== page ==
- The C/A code is made up of sequences called chips.
- Sequence repeats itself every millisecond.
- The C/A code is for the civilians.
- The full code length is of 267 days.
- The extremely long code length makes it difficult to lock on to the P code.
- P code is available only for US & allies.
- P code is different for every satellite.
Alarms of GPS on Ships:
Alarms of GPS:- There are seven alarm conditions which generate both audible and visual alarms. When an alarm setting is violated, the buzzer sounds and the name of the offending alarm appears on the display. The alarm icon also appears on the Plotter 1, Plotter 2 and Highway displays.
- Arrival Alarm, Anchor Watch Alarm:-
- Arrival alarm:- The arrival alarm informs you that own ship is approaching a destination waypoint. The area that defines an arrival zone is that of a circle which you approach from the outside of the circle.
- Anchor watch alarm:- The anchor watch alarm sounds to warn you that own ship is moving when it should be at rest.
- Cross Track Error (XTE) Alarm :- The XTE alarm warns you when own ship is off its intended course.
- Ship’s Speed Alarm:- The ship’s speed alarm sounds when ship’s speed is lower or higher (or within) the alarm range set.
- Trip Alarm:- The trip alarm sounds when the distance run is greater than the trip alarm setting.
- Water Temperature Alarm:- The water temperature alarm sounds when the water temperature is higher or lower (or within) the preset temperature. This alarm requires temperature signal from external equipment.
- Depth Alarm:- The depth temperature alarm sounds when the depth is higher or lower (or within) the preset depth. This alarm requires video sounder connection.
- WAAS/DGPS Alarm:- The WAAS/DGPS alarm sounds when the WAAS/DGPS signal is lost. This alarm may be enabled or disabled as below.
Chart Datum – Explanation:
Chart Datum (CD) is defined simply in the Glossary as the level below which soundings are given on Admiralty charts. CDs used for earlier surveys were based on arbitrary low water levels of various kinds.
Modern Admiralty surveys use as CD a level as close as possible to Lowest Astronomical Tide (LAT), which is the lowest predictable tide under average meteorological conditions. This is to conform to an IHO Technical Resolution which states that CD should be set at a level so low that the tide will not frequently fall below it.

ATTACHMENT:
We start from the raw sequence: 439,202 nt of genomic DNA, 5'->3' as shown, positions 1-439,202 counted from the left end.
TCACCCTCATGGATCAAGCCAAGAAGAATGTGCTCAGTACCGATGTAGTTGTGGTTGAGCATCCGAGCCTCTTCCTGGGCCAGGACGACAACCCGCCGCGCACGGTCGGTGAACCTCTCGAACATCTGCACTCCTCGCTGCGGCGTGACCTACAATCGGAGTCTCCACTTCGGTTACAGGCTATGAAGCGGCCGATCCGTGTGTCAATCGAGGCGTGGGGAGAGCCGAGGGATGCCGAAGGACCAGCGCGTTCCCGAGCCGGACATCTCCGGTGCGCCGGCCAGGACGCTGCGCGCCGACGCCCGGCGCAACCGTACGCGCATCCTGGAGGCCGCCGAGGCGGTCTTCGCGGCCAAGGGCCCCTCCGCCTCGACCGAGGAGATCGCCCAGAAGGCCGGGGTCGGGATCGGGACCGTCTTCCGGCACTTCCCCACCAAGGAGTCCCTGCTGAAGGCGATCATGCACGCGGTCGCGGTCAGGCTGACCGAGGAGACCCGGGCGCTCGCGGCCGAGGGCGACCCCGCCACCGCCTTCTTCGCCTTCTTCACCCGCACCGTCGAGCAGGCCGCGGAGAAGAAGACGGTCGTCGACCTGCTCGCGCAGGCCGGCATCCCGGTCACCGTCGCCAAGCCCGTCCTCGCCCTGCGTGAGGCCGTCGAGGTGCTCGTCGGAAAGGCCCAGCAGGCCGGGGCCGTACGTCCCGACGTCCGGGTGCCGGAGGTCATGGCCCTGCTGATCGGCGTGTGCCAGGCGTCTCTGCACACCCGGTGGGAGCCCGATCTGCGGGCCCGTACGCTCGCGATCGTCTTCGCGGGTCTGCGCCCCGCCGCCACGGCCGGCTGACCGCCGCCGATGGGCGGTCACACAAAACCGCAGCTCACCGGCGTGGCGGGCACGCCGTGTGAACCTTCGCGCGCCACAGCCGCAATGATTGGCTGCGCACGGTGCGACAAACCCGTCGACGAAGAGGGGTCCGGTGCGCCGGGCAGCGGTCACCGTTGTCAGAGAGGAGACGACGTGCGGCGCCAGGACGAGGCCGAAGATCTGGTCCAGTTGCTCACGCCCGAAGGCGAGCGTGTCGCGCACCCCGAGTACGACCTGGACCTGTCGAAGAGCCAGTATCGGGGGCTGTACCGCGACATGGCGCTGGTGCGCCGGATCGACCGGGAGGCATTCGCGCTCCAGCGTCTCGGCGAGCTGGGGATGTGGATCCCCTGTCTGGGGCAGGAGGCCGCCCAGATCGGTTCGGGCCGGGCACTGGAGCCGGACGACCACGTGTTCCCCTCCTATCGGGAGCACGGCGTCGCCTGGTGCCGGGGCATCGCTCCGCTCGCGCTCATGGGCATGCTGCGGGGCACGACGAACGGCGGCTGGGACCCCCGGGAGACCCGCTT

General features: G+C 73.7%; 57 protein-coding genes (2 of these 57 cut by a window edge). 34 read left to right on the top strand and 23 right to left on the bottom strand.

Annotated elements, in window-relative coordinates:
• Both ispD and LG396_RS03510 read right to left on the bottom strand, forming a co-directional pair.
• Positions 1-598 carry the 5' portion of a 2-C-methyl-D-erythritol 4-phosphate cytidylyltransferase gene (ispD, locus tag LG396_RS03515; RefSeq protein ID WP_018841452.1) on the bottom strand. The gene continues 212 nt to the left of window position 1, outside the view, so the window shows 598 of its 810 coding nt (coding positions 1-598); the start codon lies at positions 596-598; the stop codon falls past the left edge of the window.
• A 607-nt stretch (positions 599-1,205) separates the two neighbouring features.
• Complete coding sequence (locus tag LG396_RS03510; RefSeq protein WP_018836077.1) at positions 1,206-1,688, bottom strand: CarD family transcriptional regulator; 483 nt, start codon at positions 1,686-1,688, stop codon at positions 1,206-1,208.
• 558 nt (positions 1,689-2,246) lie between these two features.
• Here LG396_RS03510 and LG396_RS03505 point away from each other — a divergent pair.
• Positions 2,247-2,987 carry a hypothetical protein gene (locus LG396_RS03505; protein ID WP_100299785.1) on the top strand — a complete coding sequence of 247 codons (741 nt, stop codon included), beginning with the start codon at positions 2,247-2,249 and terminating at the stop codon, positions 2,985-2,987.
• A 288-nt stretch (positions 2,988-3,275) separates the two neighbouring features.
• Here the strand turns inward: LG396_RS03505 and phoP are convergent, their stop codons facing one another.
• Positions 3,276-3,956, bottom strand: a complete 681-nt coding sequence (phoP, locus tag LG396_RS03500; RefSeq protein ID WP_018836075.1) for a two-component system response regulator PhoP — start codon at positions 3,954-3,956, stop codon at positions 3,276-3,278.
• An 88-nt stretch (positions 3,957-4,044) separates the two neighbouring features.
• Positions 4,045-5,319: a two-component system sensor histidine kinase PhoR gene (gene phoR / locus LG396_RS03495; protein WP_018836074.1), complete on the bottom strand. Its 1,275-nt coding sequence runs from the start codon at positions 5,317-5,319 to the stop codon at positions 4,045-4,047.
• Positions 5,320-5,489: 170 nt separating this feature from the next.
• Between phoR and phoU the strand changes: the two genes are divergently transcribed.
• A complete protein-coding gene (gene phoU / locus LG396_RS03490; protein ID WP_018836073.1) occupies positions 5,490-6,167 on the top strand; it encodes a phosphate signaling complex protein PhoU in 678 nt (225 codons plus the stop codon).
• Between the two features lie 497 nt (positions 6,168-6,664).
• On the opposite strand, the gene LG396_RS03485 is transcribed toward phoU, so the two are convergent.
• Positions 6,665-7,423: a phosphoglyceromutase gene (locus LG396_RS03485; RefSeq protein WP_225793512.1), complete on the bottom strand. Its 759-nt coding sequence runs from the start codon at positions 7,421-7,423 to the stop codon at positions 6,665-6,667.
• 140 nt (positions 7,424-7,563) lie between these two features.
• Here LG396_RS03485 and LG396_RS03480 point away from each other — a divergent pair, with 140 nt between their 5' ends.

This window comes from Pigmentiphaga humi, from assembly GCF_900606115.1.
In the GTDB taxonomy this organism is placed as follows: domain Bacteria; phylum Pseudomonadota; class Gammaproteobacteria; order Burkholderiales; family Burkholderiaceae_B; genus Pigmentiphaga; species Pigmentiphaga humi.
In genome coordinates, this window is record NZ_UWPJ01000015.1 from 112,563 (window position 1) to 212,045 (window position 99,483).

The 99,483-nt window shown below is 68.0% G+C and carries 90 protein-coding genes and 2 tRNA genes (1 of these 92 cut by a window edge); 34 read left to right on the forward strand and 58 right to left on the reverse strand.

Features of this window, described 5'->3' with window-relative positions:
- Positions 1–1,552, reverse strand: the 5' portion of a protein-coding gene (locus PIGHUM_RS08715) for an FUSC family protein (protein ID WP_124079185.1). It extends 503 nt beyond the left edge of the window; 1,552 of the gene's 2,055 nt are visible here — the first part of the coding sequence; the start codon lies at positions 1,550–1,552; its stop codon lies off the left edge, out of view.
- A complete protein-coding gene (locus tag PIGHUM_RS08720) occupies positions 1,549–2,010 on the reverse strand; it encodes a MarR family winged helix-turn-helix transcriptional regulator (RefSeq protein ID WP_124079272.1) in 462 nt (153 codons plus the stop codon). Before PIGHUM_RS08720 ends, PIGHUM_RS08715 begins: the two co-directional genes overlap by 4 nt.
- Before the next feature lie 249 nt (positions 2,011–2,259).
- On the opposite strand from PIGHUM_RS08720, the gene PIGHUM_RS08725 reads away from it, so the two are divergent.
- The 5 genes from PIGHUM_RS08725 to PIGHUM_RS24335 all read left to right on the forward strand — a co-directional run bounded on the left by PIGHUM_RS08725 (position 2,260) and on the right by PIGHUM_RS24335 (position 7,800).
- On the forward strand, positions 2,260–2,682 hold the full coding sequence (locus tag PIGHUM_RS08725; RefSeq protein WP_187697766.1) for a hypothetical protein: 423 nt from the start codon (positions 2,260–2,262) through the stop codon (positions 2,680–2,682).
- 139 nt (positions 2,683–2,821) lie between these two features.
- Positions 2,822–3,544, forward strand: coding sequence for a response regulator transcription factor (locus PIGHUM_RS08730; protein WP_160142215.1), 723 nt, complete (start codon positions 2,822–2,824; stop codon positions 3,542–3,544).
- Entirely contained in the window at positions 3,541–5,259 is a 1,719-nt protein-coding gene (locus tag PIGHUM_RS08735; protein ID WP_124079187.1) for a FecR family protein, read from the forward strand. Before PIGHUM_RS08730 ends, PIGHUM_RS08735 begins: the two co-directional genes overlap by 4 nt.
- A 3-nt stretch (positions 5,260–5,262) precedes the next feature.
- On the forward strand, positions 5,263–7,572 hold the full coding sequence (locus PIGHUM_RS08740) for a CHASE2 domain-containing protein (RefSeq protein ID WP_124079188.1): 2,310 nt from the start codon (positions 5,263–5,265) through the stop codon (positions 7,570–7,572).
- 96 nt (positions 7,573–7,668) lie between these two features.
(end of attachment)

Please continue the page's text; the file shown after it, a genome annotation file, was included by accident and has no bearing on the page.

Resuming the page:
The actual levels of LAT for Standard Ports are listed in Admiralty Tide Tables. On larger scale charts, abbreviated details showing the connection between chart datum and local land levelling datum are given in the tidal panel for the use of surveyors and engineers, where those connections are known.
Datums in use on charts:-
Large scale modern charts contain a panel giving the heights of MHWS, MHWN, MLWS and MLWN above CD, or MHHW, MLHW, MHLW and MLLW, whichever is appropriate, depending on the tidal regime in the area concerned. The definitions of all these terms are given in the Glossary. If the value of MLWS from this panel is shown as 0·0 m, CD is the same as MLWS and is not therefore based on LAT. In this case tidal levels could fall appreciably below CD on several days in a year, which happens when a CD is not based on LAT.
Other charts for which the UKHO is the charting authority are being converted to new CDs based on LAT as they are redrawn. The new datum is usually adopted in Admiralty Tide Tables about one year in advance to ensure agreement when the new charts are published. When the datum of Admiralty Tide Tables thus differs from that of a chart, a caution is inserted by Notice to Mariners on the chart affected drawing attention to the new datum.
Where foreign surveys are used for Admiralty charts, the chart datums adopted by the hydrographic authority of the country concerned are always used for Admiralty charts. This enables foreign tide tables to be used readily with Admiralty charts. In tidal waters these CDs may vary from Mean Low Water (MLW) to lowest possible low water. In non–tidal waters, such as the Baltic, CD is usually Mean Sea Level (MSL). Caution. Many CDs are above the lowest levels to which the tide can fall, even under average weather conditions. Charts therefore do not always show minimum depths.
For further details, see the relevant Admiralty Tidal Handbook.